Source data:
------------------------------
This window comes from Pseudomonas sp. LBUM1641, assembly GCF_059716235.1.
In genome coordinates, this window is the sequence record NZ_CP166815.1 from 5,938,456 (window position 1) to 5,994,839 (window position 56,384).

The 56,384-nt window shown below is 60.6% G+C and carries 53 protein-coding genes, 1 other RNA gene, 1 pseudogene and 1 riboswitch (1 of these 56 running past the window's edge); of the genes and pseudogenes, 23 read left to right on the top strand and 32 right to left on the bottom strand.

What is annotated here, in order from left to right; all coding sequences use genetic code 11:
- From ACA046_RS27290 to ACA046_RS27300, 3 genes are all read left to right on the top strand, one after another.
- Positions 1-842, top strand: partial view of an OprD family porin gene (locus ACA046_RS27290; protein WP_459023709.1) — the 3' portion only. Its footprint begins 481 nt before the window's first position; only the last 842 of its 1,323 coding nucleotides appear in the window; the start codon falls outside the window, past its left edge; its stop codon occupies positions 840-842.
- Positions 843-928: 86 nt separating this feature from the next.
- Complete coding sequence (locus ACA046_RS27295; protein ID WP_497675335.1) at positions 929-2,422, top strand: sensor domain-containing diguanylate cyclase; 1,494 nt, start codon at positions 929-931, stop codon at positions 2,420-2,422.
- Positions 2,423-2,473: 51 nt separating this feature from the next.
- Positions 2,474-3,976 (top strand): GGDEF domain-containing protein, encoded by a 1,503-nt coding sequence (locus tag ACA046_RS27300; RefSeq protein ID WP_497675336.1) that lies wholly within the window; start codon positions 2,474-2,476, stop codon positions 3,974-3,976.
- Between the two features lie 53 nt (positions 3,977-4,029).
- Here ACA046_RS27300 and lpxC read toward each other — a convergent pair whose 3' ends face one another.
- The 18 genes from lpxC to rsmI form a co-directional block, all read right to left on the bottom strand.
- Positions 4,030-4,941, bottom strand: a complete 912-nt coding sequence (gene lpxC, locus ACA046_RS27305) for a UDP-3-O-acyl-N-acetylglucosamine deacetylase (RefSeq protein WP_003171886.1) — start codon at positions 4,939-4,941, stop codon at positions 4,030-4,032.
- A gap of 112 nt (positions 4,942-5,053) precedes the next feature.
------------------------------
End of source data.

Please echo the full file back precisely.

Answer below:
This window comes from Pseudomonas sp. LBUM1641, assembly GCF_059716235.1.
In genome coordinates, this window is the sequence record NZ_CP166815.1 from 5,938,456 (window position 1) to 5,994,839 (window position 56,384).

The 56,384-nt window shown below is 60.6% G+C and carries 53 protein-coding genes, 1 other RNA gene, 1 pseudogene and 1 riboswitch (1 of these 56 running past the window's edge); of the genes and pseudogenes, 23 read left to right on the top strand and 32 right to left on the bottom strand.

What is annotated here, in order from left to right; all coding sequences use genetic code 11:
- From ACA046_RS27290 to ACA046_RS27300, 3 genes are all read left to right on the top strand, one after another.
- Positions 1-842, top strand: partial view of an OprD family porin gene (locus ACA046_RS27290; protein WP_459023709.1) — the 3' portion only. Its footprint begins 481 nt before the window's first position; only the last 842 of its 1,323 coding nucleotides appear in the window; the start codon falls outside the window, past its left edge; its stop codon occupies positions 840-842.
- Positions 843-928: 86 nt separating this feature from the next.
- Complete coding sequence (locus ACA046_RS27295; protein ID WP_497675335.1) at positions 929-2,422, top strand: sensor domain-containing diguanylate cyclase; 1,494 nt, start codon at positions 929-931, stop codon at positions 2,420-2,422.
- Positions 2,423-2,473: 51 nt separating this feature from the next.
- Positions 2,474-3,976 (top strand): GGDEF domain-containing protein, encoded by a 1,503-nt coding sequence (locus tag ACA046_RS27300; RefSeq protein ID WP_497675336.1) that lies wholly within the window; start codon positions 2,474-2,476, stop codon positions 3,974-3,976.
- Between the two features lie 53 nt (positions 3,977-4,029).
- Here ACA046_RS27300 and lpxC read toward each other — a convergent pair whose 3' ends face one another.
- The 18 genes from lpxC to rsmI form a co-directional block, all read right to left on the bottom strand.
- Positions 4,030-4,941, bottom strand: a complete 912-nt coding sequence (gene lpxC, locus ACA046_RS27305) for a UDP-3-O-acyl-N-acetylglucosamine deacetylase (RefSeq protein WP_003171886.1) — start codon at positions 4,939-4,941, stop codon at positions 4,030-4,032.
- A gap of 112 nt (positions 4,942-5,053) precedes the next feature.